Cutting through Mass Media Rhetoric: The Actual Border Experience

Colgate Sophomore Residential Seminar (SRS) students reflected on overarching concepts introduced in Professor of Economics Nicole Simpson’s Economics of Immigration/SRS course, as well as on their own experiences visiting the United States-Mexico border this past January. Sophomores Bonnie Chin, Sahil Lalwani and Domen Xu led a discussion on their perspectives and facts about immigration at the Border Experiences Brown Bag held in Lathrop Hall on Thursday, Feb. 27.

The discussion began by exploring connotations associated with the word immigration. Various answers given by students in attendance included personal references to immigrant parents, mention of the fact that motivation behind migration is rarely talked about and acknowledgment of the difference between undocumented and documented immigration. Discussion leaders explained that the majority of the information about the border is made available through the filter of political elites and mass media rhetoric, which, according to Chin, Lalwani and Xu, works to stir public opinion.

Within the discussion, Chin, Lalwani and Xu each recounted meeting with United States Border Patrol Agents Antúnez and Mena who had changed their impression of Border Patrol. Antúnez and Mena are part of the sector of Border Patrol Agents that cover over 264 miles of territory on a daily basis, including desert, river and land. One of the agents, born and raised in the Mexican border city of Juarez, said that the main purpose of Border Patrol is to promote the safety and well-being of the U.S.

SRS students and sophomores Kate Maro and Bridget Boerger provided context behind information gathered during the group’s meeting with Antúnez and Mena in the Economics of Immigration course blog.

“The increased quantity and frequency of crossings [beginning in December 2018] caused several sections of borderlands to go unpatrolled in favor of assigning agents to the busier ports. Cartels, specifically the Sinaloa Cartel, took advantage of the opportunity to traffic drugs across the border and into all regions of the United States,” the blog said.

Maro and Boerger explained how that information has influenced people’s perception of immigration and asylum.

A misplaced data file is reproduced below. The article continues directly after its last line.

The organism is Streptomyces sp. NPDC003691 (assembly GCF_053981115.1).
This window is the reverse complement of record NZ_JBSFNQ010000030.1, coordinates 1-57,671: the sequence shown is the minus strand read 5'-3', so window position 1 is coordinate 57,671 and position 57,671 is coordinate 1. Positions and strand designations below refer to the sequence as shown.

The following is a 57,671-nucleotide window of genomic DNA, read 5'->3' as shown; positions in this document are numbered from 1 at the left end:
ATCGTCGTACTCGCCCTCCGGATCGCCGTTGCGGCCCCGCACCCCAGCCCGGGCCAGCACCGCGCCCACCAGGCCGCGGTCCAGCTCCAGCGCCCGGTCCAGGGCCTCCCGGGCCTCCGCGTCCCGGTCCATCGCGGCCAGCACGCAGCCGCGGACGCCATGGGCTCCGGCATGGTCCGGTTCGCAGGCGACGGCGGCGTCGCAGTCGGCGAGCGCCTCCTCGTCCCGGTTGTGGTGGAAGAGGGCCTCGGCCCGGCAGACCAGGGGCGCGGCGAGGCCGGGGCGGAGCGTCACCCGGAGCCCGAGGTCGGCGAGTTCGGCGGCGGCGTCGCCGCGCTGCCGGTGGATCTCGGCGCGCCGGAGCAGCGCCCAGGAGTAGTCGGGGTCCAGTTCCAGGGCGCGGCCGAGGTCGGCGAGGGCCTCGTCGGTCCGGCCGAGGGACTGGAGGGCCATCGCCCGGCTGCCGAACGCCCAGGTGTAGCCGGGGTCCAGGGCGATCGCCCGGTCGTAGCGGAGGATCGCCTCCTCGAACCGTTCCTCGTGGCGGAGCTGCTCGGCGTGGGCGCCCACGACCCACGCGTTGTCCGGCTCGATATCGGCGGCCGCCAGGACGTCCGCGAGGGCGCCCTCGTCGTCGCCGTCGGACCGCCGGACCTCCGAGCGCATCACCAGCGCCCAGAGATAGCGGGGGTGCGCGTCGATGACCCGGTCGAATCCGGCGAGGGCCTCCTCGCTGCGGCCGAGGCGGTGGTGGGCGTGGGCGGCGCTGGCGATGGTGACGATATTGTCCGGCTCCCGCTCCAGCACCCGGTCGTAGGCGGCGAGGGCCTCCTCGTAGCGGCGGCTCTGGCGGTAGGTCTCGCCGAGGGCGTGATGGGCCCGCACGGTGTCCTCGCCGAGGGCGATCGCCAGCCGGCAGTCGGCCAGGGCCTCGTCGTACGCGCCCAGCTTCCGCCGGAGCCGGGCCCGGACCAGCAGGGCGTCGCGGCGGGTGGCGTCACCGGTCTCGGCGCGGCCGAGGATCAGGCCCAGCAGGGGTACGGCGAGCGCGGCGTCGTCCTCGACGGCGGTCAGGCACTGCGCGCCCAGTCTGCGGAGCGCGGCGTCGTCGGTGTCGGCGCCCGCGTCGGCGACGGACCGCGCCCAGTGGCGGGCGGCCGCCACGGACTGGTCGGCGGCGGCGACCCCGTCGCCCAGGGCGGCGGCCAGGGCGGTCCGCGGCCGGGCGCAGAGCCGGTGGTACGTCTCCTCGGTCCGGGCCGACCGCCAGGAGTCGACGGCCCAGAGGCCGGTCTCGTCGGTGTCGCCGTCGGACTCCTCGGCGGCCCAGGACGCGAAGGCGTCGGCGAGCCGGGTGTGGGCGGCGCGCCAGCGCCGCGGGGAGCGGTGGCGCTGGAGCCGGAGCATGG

“The prevalence of drug activity has, in turn, led some agents to question the motives of asylum seekers coming into the country. It was around this time when the Family Separation Policy came into effect. [Antúnez and Mena] claimed it was not a crisis, but instead a time that necessitates greater attention to border traffic and funding of resources,” the blog said.

Chin stated that they later met with Founder of Green Valley Samaritans (GVS) Shura Wallin, whose mission is to save lives and relieve the suffering in the Arizona borderlands.

In the Economics of Immigration course blog, SRS students and sophomores Hilary Almanza and Mark Moreira further detailed Wallin’s efforts in aid through GVS.

“Wallin described aiding across the border in El Comedor by serving hot meals and first aid to migrants that come [to] rest there. The main work Shura described the Green Valley Samaritans doing was in the desert by performing desert searches and water drops for migrants facing the harsh unforgiving conditions of their journey,” the blog said.

Chin said the group completed a small portion of the desert walk GVS does every day and how this walk, coupled with an exhibition of the objects found in the desert, was pivotal to her understanding the gravity of this journey.

“It was truly an eye-opening experience,” Chin said.

From there, the SRS student group was introduced to the Florence Project, a non-profit legal service organization that provides free legal representation and social services to detained immigrants. The SRS students emphasized that, more often than not, immigrants do not receive adequate counsel and that the Florence Project is a keystone in this constantly evolving legal environment. The group was able to see the work the Florence Project does by attending Deportation Court hearings. According to Xu, every immigrant during these proceedings is essentially told to plead guilty in order to avoid prolonged detainment. These individuals are automatically deported to their home country with a felony or misdemeanor on their permanent record.

“The court hearings are public and everyone should go to one if they can. You will not understand it fully unless you see it first-hand,” Xu said.

The Brown Bag discussion ended with a mention of the phone application FindHello, through which local services connect to immigrants, refugees and asylum seekers to help them settle in new environments. Lalwani places emphasis on the importance of efforts such as these.

“Immigrants are part of this nation’s identity and are statistically linked to innovation; we should appreciate them and help them,” Lalwani said.